How IP Blocking Can Help Your Site’s Safety and Performance
Some bots are bad.  They might be scraping your site’s content to republish it (illegally) elsewhere on the web, posting spam comments on your blog, or showing advertisements to some of your visitors.

To deal with pernicious bots, there are tools that allow you to block them.  First, you must find out which bots are causing trouble.  There are a number of ways to find out if your site is getting unusually high amount of hits from a certain bot: your hosting provider, firewall provider, or other backend service provider can provide that information.  There?s also the raw server log for your site, but logs are usually so massive that you need a tool like Deep Log Analyzer or AWStats to read it effectively.

Bot Traffic

Once you’ve identified one or more IP addresses to block, enlist a firewall service (Yottaa’s is pictured above) or use your existing one.  Enter as many IP addresses as you wish to block.

How Throttling Can Help Your Site’s Performance

Bots don’t have to be malicious to cause problems, however.  If neutral or even friendly bots hit your site too many times they will slow down your site’s backend performance, causing more harm than good.  If your prized human visitors are having a bad experience on your site, no bot is worth its weight in gold.Throttling limits the number of times any one client can hit your site.  You set the maximum number of requests allowed in a given time period, and if a bot or any other type of client hits that number, it will be rejected.  The idea is to set your throttling limit high enough that friendly bots have room to roam your pages, but low enough that bots hitting your site excessively will be cut off before they can seriously impact performance.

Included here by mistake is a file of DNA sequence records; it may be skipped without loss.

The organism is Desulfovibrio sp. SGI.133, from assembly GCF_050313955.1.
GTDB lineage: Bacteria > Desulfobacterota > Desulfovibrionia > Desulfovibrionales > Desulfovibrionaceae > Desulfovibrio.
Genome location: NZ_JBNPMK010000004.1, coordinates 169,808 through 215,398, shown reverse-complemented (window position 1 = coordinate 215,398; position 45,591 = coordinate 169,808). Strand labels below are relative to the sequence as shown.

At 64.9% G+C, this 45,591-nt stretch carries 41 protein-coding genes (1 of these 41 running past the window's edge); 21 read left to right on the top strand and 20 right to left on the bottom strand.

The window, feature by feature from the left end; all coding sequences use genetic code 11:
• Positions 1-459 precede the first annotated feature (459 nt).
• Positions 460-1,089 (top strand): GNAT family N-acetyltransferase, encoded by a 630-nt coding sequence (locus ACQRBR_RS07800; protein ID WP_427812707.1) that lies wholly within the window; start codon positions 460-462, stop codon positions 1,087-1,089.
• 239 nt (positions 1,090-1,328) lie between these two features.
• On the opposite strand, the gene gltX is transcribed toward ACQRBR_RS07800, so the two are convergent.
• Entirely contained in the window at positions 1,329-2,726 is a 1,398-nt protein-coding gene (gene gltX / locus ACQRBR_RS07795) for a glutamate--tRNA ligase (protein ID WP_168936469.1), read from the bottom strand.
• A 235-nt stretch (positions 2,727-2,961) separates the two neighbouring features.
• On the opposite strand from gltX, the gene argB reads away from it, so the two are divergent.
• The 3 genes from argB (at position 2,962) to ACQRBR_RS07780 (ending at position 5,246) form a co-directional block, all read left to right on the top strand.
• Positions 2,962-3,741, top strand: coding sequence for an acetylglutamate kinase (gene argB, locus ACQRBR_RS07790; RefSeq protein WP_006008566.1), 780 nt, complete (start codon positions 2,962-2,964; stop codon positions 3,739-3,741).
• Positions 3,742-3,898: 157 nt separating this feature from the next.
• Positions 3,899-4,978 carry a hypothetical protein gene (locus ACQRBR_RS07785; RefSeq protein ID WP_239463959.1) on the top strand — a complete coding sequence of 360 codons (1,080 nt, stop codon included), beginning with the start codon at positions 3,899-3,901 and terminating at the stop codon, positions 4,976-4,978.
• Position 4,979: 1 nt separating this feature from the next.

Bot Traffic

To find your ideal throttle limit, examine your traffic patterns.  Develop an idea of how many requests per minute from each client are normal for your site.   A rule of thumb for setting the throttle figure might go something like this:

  • Find out the peak number of hits your server receives per day on its busiest days (let’s call this number “A”)
  • Find out the typical number of visitors to your site per day (number  “B”)
  • Divide A and B (call the result “C”)
  • Convert C to a “per minute” figure by dividing by 1440 (call the result “D”)
  • Multiply D by 10 (number “E”)

“E” would be the threshold to set as the throttle limit on a per-minute basis.  It assures that all activity on your site will go on undisturbed except for a totally wayward bot that is threatening your site’s performance.

(If you’re a Yottaa customer, you can go to “Optimizer Overview” page under the Optimizer tab on the Yottaa Dashboard, and you’ll see a graph of your site’s requests.  This includes all hits to your server, including bot traffic invisible to Google Analytics.)

How Much Bot Traffic Do YOU Have?
Take a look at your site traffic and see if bots are in danger of impacting your site’s performance.  Don’t let bot traffic drag you down!

Photo courtesy of extranoise on Flickr